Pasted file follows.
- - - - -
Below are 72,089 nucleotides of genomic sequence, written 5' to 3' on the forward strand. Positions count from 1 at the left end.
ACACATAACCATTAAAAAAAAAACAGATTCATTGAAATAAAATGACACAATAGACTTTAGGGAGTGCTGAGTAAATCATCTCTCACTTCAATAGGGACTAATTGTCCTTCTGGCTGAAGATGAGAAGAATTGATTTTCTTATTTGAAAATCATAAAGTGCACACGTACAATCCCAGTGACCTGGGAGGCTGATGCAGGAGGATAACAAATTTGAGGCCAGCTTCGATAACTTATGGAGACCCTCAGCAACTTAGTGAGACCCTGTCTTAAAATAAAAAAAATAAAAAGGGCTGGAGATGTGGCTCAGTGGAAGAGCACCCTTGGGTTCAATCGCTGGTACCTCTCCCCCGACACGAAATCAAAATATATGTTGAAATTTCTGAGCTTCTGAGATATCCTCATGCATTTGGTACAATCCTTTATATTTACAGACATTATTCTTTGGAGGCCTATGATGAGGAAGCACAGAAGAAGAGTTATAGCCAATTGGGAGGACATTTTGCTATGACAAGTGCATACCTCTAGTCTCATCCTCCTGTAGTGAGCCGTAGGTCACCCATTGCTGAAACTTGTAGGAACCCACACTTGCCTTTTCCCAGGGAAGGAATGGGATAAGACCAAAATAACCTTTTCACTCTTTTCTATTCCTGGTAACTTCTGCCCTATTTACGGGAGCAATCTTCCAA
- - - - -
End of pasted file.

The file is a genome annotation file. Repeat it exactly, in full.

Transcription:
Below are 72,089 nucleotides of genomic sequence, written 5' to 3' on the forward strand. Positions count from 1 at the left end.
ACACATAACCATTAAAAAAAAAACAGATTCATTGAAATAAAATGACACAATAGACTTTAGGGAGTGCTGAGTAAATCATCTCTCACTTCAATAGGGACTAATTGTCCTTCTGGCTGAAGATGAGAAGAATTGATTTTCTTATTTGAAAATCATAAAGTGCACACGTACAATCCCAGTGACCTGGGAGGCTGATGCAGGAGGATAACAAATTTGAGGCCAGCTTCGATAACTTATGGAGACCCTCAGCAACTTAGTGAGACCCTGTCTTAAAATAAAAAAAATAAAAAGGGCTGGAGATGTGGCTCAGTGGAAGAGCACCCTTGGGTTCAATCGCTGGTACCTCTCCCCCGACACGAAATCAAAATATATGTTGAAATTTCTGAGCTTCTGAGATATCCTCATGCATTTGGTACAATCCTTTATATTTACAGACATTATTCTTTGGAGGCCTATGATGAGGAAGCACAGAAGAAGAGTTATAGCCAATTGGGAGGACATTTTGCTATGACAAGTGCATACCTCTAGTCTCATCCTCCTGTAGTGAGCCGTAGGTCACCCATTGCTGAAACTTGTAGGAACCCACACTTGCCTTTTCCCAGGGAAGGAATGGGATAAGACCAAAATAACCTTTTCACTCTTTTCTATTCCTGGTAACTTCTGCCCTATTTACGGGAGCAATCTTCCAA